Pak, US officials hold talks on 'non-proliferation challenges'
Islamabad: Senior Pakistani and American officials on Monday held a "productive exchange" on "non-proliferation challenges" and multilateral regimes on chemical and biological weapons amid global concerns over the rapid expansion of Pakistan's nuclear arsenal.
Additional Secretary for UN and Economic Coordination Aizaz Ahmad Chaudhry and acting Under-Secretary of State for Arms Control and International Security Rose Gottemoeller co-chaired the Pakistan-US Security, Strategic Stability, and Non-proliferation Working Group in Islamabad.
The participants "shared views on non-proliferation challenges as well as on the multilateral regimes on chemical and biological weapons, export controls, and the importance of regional stability and security", a joint statement issued after the talks said without giving details.
The two sides had a "productive exchange of views on issues of mutual importance, including international efforts to enhance nuclear security and peaceful applications of nuclear energy", the statement said.
The joint statement further said the Pakistan-US Working Group was "an invaluable forum for discussing these issues of critical mutual importance" both sides looked forward to continuing the process.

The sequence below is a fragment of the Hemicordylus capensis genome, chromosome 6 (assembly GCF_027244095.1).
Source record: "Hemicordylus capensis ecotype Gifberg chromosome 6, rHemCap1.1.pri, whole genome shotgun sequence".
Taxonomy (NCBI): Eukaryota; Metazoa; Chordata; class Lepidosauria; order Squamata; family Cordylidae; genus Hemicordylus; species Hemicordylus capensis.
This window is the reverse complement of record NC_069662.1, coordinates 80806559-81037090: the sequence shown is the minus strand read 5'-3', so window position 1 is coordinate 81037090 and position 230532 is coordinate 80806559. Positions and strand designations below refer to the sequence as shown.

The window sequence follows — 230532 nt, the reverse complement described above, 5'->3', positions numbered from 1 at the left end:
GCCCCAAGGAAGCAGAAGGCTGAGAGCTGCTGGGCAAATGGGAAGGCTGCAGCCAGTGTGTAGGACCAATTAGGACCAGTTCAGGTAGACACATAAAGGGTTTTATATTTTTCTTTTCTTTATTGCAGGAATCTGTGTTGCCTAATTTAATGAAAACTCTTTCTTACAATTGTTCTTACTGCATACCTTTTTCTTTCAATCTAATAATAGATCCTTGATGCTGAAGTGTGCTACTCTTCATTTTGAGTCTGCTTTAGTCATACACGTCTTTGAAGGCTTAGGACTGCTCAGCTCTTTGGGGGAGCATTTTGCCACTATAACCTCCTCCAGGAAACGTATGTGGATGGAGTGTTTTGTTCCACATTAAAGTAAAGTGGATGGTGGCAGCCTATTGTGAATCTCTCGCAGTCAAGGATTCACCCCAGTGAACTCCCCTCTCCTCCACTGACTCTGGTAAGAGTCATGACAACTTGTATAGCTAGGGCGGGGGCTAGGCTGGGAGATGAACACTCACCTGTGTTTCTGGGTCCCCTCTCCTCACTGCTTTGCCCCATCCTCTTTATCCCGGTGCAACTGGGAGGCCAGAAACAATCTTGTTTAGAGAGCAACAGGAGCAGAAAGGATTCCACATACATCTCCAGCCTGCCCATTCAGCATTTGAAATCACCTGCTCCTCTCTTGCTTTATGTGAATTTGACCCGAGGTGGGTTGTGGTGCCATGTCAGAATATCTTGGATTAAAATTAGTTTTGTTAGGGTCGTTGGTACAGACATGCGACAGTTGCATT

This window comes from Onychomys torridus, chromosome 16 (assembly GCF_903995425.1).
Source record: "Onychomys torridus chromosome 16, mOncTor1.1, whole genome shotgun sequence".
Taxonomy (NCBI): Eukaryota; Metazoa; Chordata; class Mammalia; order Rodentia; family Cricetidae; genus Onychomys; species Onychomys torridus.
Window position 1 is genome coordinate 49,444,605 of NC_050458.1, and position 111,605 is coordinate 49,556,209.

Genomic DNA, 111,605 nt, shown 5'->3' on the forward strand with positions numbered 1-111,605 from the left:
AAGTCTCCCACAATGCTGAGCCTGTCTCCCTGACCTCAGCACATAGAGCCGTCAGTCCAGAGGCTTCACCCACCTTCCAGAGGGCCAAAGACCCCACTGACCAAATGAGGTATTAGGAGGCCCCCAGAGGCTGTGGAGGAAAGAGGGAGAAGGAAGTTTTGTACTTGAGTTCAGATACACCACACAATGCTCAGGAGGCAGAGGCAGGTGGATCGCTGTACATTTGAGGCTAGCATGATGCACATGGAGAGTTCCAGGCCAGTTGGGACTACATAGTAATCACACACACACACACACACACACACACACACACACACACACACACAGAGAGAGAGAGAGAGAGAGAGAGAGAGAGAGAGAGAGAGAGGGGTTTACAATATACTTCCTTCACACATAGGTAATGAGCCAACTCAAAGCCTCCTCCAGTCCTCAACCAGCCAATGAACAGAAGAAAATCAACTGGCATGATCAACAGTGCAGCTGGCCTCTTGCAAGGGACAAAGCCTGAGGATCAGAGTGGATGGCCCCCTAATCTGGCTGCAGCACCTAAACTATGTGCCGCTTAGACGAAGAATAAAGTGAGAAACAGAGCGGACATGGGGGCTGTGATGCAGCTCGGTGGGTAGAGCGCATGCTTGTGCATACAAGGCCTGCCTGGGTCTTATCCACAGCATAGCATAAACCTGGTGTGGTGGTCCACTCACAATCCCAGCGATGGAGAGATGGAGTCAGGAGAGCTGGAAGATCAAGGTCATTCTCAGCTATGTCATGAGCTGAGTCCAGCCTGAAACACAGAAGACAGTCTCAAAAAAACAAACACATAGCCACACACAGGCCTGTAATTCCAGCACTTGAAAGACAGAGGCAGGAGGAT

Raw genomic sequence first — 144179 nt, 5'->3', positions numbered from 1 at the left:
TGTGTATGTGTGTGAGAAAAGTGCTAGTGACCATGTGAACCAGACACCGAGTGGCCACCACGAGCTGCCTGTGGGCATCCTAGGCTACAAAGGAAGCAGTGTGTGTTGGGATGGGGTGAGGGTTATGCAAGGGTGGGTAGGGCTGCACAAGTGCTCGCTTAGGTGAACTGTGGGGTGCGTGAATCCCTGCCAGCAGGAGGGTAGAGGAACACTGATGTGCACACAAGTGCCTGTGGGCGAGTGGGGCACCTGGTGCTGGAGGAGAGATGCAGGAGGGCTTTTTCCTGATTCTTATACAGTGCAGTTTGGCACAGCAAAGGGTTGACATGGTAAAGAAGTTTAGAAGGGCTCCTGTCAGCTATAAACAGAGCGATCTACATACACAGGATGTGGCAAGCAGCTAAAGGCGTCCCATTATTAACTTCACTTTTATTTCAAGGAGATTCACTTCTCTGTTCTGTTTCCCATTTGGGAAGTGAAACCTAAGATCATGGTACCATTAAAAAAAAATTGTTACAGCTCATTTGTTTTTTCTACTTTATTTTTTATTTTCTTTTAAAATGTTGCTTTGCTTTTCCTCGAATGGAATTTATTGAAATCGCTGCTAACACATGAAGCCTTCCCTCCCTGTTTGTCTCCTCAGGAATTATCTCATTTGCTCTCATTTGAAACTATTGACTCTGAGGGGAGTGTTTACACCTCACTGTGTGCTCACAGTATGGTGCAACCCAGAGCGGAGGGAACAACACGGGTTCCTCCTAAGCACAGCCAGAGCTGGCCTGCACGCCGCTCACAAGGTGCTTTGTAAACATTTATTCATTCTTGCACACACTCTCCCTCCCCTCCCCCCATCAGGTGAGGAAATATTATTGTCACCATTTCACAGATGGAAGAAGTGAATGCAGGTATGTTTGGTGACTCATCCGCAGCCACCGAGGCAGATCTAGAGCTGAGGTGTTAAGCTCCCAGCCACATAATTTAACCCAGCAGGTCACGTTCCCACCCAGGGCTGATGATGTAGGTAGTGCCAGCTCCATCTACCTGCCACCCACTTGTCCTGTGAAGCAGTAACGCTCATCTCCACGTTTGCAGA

The meeting of the Working Group was part of a dialogue on a range of issues related to the bilateral relationship.
The Economic and Finance Working Group met in Washington on November 30, the Defence Consultative Group in Islamabad on December 3-4, and the Energy Working Group in Islamabad on December 7.
The world community has expressed concern at the rapid expansion of Pakistan's nuclear arsenal in recent years.
Former Indian Foreign Secretary Shyam Saran recently wrote in an article that Pakistan had moved its nuclear doctrine from minimum deterrence to second strike capability and expanded its arsenal to include tactical weapons that can be delivered by short-range missiles like the Hatf-IX.
Pakistan has also shifted from an earlier generation of enriched uranium weapons to a newer generation of plutonium- based weapons, Saran wrote.
He contended that Pakistan had significantly increased the number of weapons and that it had apparently overtaken India's nuclear arsenal.
Pakistani officials have for long contended that the country's nuclear arsenal is meant to counter India's conventional military superiority.
Islamabad has also been pushing Washington for a civil nuclear deal on the lines of an agreement between the US and India, saying it needs nuclear power to meet the country's rapidly increasing energy needs.
The US has indicated that such a deal is currently not possible due to fears linked to the nuclear proliferation ring operated by AQ Khan.